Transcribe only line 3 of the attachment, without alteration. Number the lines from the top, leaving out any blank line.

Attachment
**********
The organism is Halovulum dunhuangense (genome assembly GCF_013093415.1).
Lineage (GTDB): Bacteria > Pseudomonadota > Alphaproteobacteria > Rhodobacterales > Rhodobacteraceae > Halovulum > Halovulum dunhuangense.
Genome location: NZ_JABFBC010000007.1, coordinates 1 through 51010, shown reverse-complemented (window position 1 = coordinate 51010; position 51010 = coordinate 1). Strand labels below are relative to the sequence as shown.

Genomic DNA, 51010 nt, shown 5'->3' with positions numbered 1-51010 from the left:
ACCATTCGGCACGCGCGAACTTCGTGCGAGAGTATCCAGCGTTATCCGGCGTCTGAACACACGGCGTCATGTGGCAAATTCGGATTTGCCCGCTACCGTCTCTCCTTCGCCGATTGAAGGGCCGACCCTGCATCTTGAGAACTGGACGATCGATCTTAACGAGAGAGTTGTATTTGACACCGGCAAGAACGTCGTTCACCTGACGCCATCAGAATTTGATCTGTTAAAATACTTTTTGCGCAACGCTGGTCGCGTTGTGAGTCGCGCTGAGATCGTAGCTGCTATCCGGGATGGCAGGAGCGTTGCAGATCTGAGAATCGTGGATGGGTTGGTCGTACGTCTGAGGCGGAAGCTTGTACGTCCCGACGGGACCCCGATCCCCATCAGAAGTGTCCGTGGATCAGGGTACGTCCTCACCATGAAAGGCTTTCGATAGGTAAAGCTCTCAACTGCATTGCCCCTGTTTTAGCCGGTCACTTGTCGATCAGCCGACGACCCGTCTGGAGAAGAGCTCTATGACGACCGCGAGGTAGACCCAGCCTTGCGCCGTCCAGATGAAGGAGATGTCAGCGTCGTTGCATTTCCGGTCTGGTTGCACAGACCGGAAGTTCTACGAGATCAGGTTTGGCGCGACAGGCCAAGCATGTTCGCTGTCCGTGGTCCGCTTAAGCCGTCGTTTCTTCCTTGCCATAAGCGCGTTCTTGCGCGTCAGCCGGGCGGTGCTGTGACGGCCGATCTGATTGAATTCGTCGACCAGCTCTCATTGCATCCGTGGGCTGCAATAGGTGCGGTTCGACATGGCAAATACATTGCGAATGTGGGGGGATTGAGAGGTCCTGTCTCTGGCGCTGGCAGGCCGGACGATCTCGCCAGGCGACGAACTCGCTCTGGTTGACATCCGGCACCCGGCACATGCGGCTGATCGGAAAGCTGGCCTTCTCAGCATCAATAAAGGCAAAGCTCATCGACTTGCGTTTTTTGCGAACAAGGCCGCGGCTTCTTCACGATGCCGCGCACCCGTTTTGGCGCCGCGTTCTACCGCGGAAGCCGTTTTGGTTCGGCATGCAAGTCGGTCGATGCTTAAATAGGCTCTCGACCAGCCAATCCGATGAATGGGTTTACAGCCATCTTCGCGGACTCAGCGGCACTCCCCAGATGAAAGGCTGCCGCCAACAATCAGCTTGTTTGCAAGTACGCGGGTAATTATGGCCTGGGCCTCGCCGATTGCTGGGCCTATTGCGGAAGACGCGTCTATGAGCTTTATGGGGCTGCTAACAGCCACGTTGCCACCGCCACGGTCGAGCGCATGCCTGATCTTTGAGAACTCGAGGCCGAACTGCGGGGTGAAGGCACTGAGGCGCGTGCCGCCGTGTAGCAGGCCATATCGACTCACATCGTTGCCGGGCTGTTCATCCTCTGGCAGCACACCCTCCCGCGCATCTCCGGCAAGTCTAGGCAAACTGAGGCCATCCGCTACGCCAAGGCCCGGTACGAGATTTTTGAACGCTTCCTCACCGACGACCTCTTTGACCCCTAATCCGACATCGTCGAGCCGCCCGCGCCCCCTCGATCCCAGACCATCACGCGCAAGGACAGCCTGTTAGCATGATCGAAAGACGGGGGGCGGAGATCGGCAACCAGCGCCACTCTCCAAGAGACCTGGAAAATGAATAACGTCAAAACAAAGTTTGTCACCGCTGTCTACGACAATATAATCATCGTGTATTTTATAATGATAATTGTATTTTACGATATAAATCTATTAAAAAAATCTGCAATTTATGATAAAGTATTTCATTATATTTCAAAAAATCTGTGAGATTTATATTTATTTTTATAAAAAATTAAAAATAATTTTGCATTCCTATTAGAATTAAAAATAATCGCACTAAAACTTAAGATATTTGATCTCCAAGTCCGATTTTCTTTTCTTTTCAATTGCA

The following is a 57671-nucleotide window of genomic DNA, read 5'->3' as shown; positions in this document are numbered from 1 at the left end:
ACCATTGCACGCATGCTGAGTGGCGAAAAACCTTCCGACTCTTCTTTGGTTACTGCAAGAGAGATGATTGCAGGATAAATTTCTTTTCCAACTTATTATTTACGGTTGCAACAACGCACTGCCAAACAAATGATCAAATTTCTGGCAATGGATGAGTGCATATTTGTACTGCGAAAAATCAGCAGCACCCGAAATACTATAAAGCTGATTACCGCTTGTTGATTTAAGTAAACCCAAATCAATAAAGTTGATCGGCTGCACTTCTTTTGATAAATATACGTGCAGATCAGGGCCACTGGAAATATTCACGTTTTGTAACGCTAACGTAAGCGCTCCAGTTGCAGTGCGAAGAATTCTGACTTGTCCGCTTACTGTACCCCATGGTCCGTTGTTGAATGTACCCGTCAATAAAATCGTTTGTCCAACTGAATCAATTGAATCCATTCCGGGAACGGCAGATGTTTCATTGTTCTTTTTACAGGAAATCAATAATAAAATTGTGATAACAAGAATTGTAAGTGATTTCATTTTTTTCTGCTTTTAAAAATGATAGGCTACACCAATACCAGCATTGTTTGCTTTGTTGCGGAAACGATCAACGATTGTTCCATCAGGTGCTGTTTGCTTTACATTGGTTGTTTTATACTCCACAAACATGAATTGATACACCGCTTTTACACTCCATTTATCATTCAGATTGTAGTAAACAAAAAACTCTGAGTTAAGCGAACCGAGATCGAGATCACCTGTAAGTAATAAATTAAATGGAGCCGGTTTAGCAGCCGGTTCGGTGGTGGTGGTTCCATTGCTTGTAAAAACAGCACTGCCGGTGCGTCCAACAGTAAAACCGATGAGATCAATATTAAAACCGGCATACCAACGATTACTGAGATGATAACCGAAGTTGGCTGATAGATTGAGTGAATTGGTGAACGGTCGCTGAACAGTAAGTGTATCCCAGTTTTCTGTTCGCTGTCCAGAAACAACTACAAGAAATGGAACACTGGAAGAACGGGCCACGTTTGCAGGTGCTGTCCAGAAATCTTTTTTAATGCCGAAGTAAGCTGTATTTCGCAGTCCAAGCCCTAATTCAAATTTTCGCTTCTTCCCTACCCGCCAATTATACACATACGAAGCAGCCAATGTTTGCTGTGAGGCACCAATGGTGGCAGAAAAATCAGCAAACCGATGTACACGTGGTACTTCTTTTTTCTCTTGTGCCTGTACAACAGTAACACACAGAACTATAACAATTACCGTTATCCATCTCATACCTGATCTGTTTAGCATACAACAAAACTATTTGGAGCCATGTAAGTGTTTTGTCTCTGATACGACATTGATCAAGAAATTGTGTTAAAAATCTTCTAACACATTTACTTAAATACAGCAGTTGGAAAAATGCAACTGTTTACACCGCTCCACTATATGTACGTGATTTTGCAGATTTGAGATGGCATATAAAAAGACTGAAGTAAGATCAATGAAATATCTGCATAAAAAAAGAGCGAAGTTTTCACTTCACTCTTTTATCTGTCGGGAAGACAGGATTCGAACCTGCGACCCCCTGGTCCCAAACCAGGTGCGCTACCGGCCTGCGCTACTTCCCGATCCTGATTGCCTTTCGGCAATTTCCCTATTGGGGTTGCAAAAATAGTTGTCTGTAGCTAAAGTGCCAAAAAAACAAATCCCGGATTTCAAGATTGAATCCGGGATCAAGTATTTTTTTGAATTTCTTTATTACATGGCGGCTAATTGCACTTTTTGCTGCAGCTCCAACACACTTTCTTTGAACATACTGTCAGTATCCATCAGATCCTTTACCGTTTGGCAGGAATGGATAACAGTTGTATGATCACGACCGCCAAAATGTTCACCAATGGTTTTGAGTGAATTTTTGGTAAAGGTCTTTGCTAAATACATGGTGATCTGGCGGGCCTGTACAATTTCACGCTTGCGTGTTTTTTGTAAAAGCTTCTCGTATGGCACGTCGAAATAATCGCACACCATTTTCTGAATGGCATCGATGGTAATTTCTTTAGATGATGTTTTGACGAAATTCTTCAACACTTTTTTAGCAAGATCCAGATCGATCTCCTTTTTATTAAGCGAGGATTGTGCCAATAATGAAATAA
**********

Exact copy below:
Genome location: NZ_JABFBC010000007.1, coordinates 1 through 51010, shown reverse-complemented (window position 1 = coordinate 51010; position 51010 = coordinate 1). Strand labels below are relative to the sequence as shown.